UNITED STATES DISTRICT COURT CENTRAL DISTRICT OF CALIFORNIA
September 16, 2011
OAKLEY, INC., ET AL., PLAINTIFF,
SEAN MCWILLIAMS ET AL., DEFENDANTS.
The opinion of the court was delivered by: Dean D. Pregerson United States District Judge
ORDER GRANTING PLAINTIFFS' MOTION FOR PARTIAL SUMMARY JUDGMENT AND GRANTING PLAINTIFFS' MOTION FOR SUMMARY JUDGMENT RE: DEFENDANT'S COUNTERCLAIMS [Motions filed on July 28, 2011]
Presently before the court is Oakley, Inc. and James Jannard's (together "Plaintiffs"'s) Motion for Summary Judgment as to First Cause of Action for Libel and Motion for Summary Judgment as Re: Defendant's Counterclaims. Sean McWilliams ("Defendant") opposes both motions. After reviewing the papers submitted by the parties and considering the arguments therein, the court GRANTS Plaintiffs' Motion for Summary Judgment as to First Cause of Action for Libel and Motion for Summary Judgment as Re: Defendant's Counterclaims.
Prior to 2006, Sean McWilliams ("McWilliams") worked as a consultant for Oliver Peoples, a sunglasses company. (Complaint ¶ 8.) As a consultant, McWilliams provided Oliver Peoples with various product samples. (Plaintiff's Points & Auth. in Support of Motion for Summary Judgment, 1.) In 2006, Oakley, Inc. ("Oakley") acquired the company Oliver Peoples. (Baden Decl. ¶ 3.) At that time, Oakley and its founder James Jannard ("Jannard") had no knowledge or awareness of McWilliams. (Baden Decl. ¶ 4; Jannard Decl. ¶¶ 7-8.) Soon after the acquisition of Oliver Peoples by Oakley, personnel from Oliver Peoples began receiving harassing emails from McWilliams, some of which alleged McWilliams had sexual relations with an employee of Oliver Peoples. (Gray Decl. ¶3.) McWilliams does not dispute that he sent these emails. (See Answer ¶ 13.)
For a short period of time McWilliams ceased sending emails to Oliver Peoples and Oakley staff. In June 2007, McWilliams became aware of a proposed acquisition of Oakley by Luxottica Group S.p.A ("Luxottica"), and resumed sending harassing emails to Oakley, Oliver Peoples, Luxottica, and other third parties. (See Jannard Decl. ¶¶ 6-8; Gray Decl. ¶ 4.) McWilliams admits to sending these emails. (See Answer ¶¶ 13, 14, 22.)
The emails contained harassing statements; pornographic images of McWilliams, which he claims were generated by Jannard and Oakley; statements attacking the character of Jannard and Oakley; and accusations that Jannard and Oakley were involved in price fixing, misleading investors, issuing death threats, and a cover up. (Answer, Exs. 53-61.) Specifically, McWilliams accused Oakley of sponsoring charity fraud, being part of a price fixing cartel, and of hiring "Blackwater" thugs to intimidate him. (Answer ¶¶ 14-16). McWilliams accused Jannard of being "criminal," and of marital infidelity. (Answer Exs. 114, 125-127.) In his answer, "McWilliams admits documenting pornographic images in only a handful of emails with law enforcement agencies, including the DOJ . . . ." (Answer ¶ 22.) In at least one instance, Plaintiffs claim that McWilliams posed as Jannard, who then supposedly made death threats to the President of the United States while impersonating McWilliams. (Answer Exs. 73-75.)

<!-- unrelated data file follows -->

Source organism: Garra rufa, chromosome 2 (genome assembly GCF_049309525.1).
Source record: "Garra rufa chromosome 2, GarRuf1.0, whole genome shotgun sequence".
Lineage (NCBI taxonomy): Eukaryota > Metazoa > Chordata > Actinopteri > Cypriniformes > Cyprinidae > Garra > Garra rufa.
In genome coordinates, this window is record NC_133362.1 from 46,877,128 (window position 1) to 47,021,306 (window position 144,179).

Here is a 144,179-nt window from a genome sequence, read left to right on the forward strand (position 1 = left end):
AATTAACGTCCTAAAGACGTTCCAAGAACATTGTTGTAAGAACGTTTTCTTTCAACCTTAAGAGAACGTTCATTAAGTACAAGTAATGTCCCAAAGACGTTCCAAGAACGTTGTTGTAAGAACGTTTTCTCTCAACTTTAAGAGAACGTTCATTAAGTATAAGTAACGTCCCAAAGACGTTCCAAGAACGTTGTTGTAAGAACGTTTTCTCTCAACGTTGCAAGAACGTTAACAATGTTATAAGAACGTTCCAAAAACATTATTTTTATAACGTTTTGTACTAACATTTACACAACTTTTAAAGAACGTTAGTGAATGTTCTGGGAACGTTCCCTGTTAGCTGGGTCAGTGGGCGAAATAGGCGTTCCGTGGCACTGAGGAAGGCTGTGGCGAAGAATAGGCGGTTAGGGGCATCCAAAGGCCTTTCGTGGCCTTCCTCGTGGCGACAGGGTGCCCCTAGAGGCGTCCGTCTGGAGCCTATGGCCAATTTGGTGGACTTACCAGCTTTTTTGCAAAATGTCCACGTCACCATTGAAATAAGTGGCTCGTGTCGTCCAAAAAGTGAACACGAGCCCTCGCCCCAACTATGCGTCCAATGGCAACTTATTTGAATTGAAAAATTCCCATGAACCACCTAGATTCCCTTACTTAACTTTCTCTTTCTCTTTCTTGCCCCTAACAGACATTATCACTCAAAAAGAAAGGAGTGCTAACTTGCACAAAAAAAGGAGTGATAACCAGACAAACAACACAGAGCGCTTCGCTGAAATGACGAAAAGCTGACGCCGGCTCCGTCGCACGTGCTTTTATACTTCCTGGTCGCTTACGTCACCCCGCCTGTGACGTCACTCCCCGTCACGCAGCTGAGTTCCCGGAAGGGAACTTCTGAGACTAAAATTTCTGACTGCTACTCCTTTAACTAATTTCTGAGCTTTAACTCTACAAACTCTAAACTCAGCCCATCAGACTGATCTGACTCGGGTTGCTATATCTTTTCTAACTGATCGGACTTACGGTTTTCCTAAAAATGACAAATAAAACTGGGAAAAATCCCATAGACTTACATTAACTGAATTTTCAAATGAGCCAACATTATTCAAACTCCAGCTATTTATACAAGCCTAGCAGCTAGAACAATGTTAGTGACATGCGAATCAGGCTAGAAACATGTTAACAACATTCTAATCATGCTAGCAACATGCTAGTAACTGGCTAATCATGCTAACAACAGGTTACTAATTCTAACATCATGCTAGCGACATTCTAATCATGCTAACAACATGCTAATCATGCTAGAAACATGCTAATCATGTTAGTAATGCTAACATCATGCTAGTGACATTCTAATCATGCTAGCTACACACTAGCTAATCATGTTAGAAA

The emails were sent to Jannard's employees, associates, business partners, and industry personnel. (Jannard Decl. ¶¶ 8, 12, 23.) McWilliams also states that he sent emails to "third parties, including the Justice Department, (FBI), State Dept., etc." (Answer ¶¶ 14, 22.) Plaintiffs contend that McWilliams has used more than 22 email addresses presenting himself as Jannard, Oakley, Oliver Peoples or Luxottica. (Nelson Decl. Ex. 16.) Several third party recipients have requested McWilliams stop sending emails due to "clogged inboxes." (Pl. Points & Auth. in Support of Motion for Summary Judgment, ¶ 15.)
Both Jannard and Oakley claim that these emails have tarnished their reputation, caused serious embarrassment, and are not true. (Complaint ¶ 14.) McWilliams "admits to sending emails  to plaintiffs and third parties," but he "denies said emails contained untruthful allegations, harassing statements and otherwise discriminatory, racist and hateful communications." (Answer ¶ 22.)
In October 2009, Plaintiffs filed the present suit against Defendant with claims for slander, libel, fraud, publication of facts placing in false light, and intentional infliction of emotional distress. (Dkt. No. 1.) Defendant filed an answer and counterclaim, in which he alleged intentional infliction of emotional distress. (Dkt. No. 23.) Plaintiffs now move for summary judgment on their complaint as well as Defendant's counterclaim.
II. Legal Standards
A. Summary Judgment